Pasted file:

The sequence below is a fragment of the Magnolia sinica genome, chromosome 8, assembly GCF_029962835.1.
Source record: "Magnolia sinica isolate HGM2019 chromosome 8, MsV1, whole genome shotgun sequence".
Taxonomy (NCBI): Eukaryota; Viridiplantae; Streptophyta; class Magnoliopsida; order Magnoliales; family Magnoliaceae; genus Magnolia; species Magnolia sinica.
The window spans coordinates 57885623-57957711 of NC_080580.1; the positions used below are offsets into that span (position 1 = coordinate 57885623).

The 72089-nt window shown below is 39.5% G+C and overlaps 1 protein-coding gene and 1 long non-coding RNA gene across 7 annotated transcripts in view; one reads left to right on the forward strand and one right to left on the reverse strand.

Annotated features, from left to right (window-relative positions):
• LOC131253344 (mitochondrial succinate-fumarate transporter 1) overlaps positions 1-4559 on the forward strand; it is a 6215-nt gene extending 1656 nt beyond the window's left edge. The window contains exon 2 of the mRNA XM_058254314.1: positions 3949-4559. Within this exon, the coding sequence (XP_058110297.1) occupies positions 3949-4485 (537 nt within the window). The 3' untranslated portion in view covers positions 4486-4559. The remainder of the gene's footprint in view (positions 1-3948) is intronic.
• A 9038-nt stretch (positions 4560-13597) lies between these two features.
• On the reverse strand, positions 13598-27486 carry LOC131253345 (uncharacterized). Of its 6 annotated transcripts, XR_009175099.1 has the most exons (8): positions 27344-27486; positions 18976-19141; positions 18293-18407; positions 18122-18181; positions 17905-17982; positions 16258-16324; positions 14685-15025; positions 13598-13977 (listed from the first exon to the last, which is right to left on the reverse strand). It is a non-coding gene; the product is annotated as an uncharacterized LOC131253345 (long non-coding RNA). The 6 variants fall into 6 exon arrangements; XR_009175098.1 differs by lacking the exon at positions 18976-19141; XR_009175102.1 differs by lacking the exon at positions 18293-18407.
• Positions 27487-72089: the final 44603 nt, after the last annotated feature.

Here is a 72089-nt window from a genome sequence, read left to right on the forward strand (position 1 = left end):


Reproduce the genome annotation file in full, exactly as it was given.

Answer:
The sequence below is a fragment of the Magnolia sinica genome, chromosome 8, assembly GCF_029962835.1.
Source record: "Magnolia sinica isolate HGM2019 chromosome 8, MsV1, whole genome shotgun sequence".
Taxonomy (NCBI): Eukaryota; Viridiplantae; Streptophyta; class Magnoliopsida; order Magnoliales; family Magnoliaceae; genus Magnolia; species Magnolia sinica.
The window spans coordinates 57885623-57957711 of NC_080580.1; the positions used below are offsets into that span (position 1 = coordinate 57885623).

The 72089-nt window shown below is 39.5% G+C and overlaps 1 protein-coding gene and 1 long non-coding RNA gene across 7 annotated transcripts in view; one reads left to right on the forward strand and one right to left on the reverse strand.

Annotated features, from left to right (window-relative positions):
• LOC131253344 (mitochondrial succinate-fumarate transporter 1) overlaps positions 1-4559 on the forward strand; it is a 6215-nt gene extending 1656 nt beyond the window's left edge. The window contains exon 2 of the mRNA XM_058254314.1: positions 3949-4559. Within this exon, the coding sequence (XP_058110297.1) occupies positions 3949-4485 (537 nt within the window). The 3' untranslated portion in view covers positions 4486-4559. The remainder of the gene's footprint in view (positions 1-3948) is intronic.
• A 9038-nt stretch (positions 4560-13597) lies between these two features.
• On the reverse strand, positions 13598-27486 carry LOC131253345 (uncharacterized). Of its 6 annotated transcripts, XR_009175099.1 has the most exons (8): positions 27344-27486; positions 18976-19141; positions 18293-18407; positions 18122-18181; positions 17905-17982; positions 16258-16324; positions 14685-15025; positions 13598-13977 (listed from the first exon to the last, which is right to left on the reverse strand). It is a non-coding gene; the product is annotated as an uncharacterized LOC131253345 (long non-coding RNA). The 6 variants fall into 6 exon arrangements; XR_009175098.1 differs by lacking the exon at positions 18976-19141; XR_009175102.1 differs by lacking the exon at positions 18293-18407.
• Positions 27487-72089: the final 44603 nt, after the last annotated feature.

Here is a 72089-nt window from a genome sequence, read left to right on the forward strand (position 1 = left end):